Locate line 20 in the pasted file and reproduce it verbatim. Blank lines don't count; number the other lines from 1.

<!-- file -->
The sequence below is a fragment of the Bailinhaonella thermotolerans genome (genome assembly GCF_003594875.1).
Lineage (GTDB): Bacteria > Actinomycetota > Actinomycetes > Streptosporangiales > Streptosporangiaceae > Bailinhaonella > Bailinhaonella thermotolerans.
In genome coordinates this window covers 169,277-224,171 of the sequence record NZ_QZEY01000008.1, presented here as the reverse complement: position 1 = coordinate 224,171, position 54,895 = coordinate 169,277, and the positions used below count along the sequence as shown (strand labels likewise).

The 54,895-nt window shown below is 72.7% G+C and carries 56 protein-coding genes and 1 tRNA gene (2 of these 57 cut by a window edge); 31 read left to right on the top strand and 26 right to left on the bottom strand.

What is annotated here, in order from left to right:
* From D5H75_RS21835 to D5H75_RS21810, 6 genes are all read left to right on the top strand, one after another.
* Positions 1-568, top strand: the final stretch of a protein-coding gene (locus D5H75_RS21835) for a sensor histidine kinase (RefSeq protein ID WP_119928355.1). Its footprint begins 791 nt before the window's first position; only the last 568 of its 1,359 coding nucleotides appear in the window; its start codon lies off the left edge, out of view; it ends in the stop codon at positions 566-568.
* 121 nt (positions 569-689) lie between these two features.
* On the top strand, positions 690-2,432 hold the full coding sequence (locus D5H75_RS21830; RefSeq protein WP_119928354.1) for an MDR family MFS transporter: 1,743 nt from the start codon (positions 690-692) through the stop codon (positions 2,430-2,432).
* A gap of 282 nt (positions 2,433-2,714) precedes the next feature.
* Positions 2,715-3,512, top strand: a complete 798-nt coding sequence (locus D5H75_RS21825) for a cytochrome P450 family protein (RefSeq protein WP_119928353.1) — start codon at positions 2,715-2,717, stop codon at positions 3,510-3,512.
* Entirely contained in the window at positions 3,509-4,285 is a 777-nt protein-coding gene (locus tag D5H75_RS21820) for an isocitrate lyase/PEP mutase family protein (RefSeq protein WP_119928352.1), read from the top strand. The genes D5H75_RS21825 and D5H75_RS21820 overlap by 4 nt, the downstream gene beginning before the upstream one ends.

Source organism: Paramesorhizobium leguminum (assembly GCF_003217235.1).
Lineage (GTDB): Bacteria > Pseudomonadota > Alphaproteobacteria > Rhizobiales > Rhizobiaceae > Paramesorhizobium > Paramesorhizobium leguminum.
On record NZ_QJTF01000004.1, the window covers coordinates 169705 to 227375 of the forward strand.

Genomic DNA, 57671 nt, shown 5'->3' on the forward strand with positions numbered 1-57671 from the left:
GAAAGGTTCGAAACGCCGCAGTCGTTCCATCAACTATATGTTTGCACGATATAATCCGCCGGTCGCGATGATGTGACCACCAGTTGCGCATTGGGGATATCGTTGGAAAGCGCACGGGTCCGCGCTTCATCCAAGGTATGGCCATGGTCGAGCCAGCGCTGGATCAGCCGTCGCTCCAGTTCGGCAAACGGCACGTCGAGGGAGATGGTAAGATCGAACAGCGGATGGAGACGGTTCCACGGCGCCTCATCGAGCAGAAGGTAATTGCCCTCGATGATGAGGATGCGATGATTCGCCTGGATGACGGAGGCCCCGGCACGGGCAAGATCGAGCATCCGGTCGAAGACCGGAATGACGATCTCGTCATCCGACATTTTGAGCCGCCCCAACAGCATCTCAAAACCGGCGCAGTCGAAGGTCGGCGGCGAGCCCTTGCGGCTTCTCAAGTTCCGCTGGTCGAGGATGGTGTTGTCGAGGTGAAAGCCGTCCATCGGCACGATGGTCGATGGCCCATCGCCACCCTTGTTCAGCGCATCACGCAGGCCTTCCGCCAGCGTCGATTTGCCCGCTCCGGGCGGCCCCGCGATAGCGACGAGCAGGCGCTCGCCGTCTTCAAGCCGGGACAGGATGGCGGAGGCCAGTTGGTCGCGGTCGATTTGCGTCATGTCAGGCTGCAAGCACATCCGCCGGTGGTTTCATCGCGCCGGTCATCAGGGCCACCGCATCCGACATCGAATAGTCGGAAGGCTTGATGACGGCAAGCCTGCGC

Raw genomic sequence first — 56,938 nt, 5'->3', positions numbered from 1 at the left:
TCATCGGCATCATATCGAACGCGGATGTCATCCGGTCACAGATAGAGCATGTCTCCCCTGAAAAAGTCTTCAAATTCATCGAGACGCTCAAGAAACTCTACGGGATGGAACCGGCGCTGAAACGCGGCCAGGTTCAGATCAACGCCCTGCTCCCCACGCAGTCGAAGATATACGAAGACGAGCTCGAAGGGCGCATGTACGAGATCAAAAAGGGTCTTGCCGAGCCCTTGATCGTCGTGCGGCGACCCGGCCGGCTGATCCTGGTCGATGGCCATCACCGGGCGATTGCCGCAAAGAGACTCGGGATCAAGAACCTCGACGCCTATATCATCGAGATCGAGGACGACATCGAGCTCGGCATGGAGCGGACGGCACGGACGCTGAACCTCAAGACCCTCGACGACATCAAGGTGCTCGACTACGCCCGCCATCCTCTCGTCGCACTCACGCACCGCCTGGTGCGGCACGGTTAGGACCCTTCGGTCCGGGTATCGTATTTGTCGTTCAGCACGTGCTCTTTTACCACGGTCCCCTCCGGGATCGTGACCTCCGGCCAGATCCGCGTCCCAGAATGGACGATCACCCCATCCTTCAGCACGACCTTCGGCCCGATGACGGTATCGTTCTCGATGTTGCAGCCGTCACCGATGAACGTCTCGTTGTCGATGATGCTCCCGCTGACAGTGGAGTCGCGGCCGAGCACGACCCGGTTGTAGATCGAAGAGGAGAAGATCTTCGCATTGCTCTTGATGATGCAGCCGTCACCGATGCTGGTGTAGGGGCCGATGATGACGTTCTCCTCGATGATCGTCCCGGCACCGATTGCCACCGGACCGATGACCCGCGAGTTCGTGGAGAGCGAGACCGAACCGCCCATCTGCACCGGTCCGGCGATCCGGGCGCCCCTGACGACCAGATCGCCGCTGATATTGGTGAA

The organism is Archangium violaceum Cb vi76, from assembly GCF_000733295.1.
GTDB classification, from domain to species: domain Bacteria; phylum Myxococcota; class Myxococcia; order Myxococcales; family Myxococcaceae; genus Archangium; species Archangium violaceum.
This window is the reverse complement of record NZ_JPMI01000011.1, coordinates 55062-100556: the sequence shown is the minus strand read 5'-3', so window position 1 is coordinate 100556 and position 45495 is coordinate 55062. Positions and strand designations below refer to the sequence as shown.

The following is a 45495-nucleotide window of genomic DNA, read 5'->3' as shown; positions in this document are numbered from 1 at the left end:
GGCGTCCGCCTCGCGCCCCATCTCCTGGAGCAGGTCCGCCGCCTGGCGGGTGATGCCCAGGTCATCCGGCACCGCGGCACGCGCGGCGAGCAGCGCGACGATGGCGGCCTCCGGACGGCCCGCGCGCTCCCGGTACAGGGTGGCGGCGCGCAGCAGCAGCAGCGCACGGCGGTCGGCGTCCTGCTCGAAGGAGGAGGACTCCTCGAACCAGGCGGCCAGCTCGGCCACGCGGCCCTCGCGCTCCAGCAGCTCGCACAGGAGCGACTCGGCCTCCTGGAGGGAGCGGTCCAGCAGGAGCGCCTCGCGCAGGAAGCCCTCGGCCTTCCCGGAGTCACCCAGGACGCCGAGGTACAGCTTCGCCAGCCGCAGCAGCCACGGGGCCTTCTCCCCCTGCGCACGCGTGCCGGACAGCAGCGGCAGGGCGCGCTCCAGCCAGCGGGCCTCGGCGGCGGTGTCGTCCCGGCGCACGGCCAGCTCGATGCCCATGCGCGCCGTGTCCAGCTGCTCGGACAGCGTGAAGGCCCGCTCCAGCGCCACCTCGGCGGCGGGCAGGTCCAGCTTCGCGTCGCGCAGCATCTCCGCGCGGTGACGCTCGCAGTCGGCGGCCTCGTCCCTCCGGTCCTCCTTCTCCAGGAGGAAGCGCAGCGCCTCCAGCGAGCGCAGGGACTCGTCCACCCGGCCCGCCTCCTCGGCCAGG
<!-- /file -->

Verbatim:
The organism is Archangium violaceum Cb vi76, from assembly GCF_000733295.1.